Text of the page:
Kentucky GOP Introduces Bill That Would Promote Creationism By Delaying School Start Date


Republicans see no problem with the promotion of creationism over actual factual education.

Young Earth creationist and Christian fundamentalist Ken Ham is poised to benefit from a Republican-sponsored bill in Kentucky that would delay the start of the school year so more tourists can visit his Creation museum and his Noah's Ark museum, Ark Encounter, which is slated to open this summer.

Lawmakers believe if they can delay the start of school to as close to Labor Day as possible, more tourists will come to the two religious museums, and that will mean more dollars for everyone. But will it?

“Grant County is set to become a major tourist destination due to the presence of the Ark,” State Senator Damon Thayer (photo, left) said last year when he and fellow State Senator Chris Girdler first introduced the legislation. “But there won’t be many families from Kentucky visiting in August if we continue with the current calendar.”

The National Center for Science Education (NCSE) calls the legislation a "vacation creationism bill."

The pair are back pushing their bill, SB 50, once again, to which some school officials are voicing opposition.

"I think it could potentially hurt many Kentucky children," Williamstown Elementary Principal David Poer says. "I do not believe it will pass. If it does, most districts probably won’t like it. Just one more instance when government seeks to overstep their bounds. Again, this is a local issue and not a state or national issue."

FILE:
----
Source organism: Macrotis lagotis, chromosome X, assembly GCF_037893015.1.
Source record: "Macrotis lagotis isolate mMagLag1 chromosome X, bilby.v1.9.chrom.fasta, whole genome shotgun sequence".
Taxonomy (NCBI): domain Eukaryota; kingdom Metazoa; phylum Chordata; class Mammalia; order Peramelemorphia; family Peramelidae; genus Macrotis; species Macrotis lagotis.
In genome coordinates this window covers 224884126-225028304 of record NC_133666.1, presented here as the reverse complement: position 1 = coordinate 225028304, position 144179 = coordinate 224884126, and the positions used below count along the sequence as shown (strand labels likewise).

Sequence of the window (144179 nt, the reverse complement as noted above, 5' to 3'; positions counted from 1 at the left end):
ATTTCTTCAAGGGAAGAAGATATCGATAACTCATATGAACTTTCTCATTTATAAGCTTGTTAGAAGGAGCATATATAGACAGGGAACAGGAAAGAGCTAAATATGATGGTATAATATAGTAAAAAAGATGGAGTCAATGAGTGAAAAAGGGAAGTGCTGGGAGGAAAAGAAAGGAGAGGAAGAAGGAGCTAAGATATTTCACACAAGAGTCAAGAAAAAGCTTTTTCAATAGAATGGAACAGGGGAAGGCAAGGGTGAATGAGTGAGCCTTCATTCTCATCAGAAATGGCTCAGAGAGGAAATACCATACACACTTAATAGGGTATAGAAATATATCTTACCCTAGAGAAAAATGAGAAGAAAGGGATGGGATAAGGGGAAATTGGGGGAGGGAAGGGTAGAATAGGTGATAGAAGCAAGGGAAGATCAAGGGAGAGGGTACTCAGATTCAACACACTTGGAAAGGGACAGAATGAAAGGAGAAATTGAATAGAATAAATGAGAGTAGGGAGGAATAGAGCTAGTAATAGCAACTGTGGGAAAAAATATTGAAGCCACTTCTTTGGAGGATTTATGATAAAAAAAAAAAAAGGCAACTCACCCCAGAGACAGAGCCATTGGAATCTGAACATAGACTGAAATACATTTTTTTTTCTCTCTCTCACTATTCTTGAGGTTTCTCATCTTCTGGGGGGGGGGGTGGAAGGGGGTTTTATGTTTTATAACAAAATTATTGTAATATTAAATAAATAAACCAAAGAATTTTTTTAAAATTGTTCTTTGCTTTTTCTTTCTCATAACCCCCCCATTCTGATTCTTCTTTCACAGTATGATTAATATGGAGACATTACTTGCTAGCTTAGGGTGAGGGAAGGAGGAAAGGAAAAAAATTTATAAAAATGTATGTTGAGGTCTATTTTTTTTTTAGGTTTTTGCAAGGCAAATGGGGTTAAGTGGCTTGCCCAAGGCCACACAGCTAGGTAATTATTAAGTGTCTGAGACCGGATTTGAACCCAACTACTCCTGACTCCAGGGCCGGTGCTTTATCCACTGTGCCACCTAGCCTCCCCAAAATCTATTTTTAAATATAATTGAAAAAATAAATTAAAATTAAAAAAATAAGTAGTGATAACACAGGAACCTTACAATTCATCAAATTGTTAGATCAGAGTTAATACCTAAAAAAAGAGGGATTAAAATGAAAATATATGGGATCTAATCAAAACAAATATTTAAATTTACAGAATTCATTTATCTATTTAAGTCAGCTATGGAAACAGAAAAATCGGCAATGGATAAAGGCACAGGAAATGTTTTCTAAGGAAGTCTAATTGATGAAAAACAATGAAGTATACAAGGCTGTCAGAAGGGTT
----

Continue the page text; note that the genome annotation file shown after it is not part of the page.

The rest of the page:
The bill itself does not mention the motivation behind the change to the calendar, and the number of school days would not be affected.

Ham's Ark museum itself has been highly controversial, mostly because he tried to hide that he intended to discriminate in the hiring process. As he does with his Creation museum, Ark Encounter will only hire people who sign a statement of beliefs, including that the Bible is the actual, inerrant, exact word of God and that everything in it is true.

When Kentucky officials finally realized his intentions, they pulled millions in tax breaks for the Ark museum. Ham is now suing, claiming discrimination. 

It's unclear why Ham needs the tax breaks, since clearly cash isn't a problem. How much do Times Square billboards cost?

Last summer, Americans United for Separation of Church and State weighed in on the bill to extend the summer vacation, a clear attempt to promote creationism.

"It is long past time for Kentucky’s lawmakers to stop assisting the Ark Park in every way possible because it is a First Amendment issue when government props up a project with a clear religious mission."

Addicting Info reports the bill's sponsors "hope this will bring in more money, but what they don’t mention is that almost none of it would be coming back to the state. Ham, for all of his religious-speak, is primarily a huckster. He continues to label his for-profit “ministry” a tax-exempt church, and therefore pays little to no taxes. Keeping kids out of school so their parents can buy tickets for Ham’s park does nothing but make students in the state more ignorant, residents poorer, and Ham richer."



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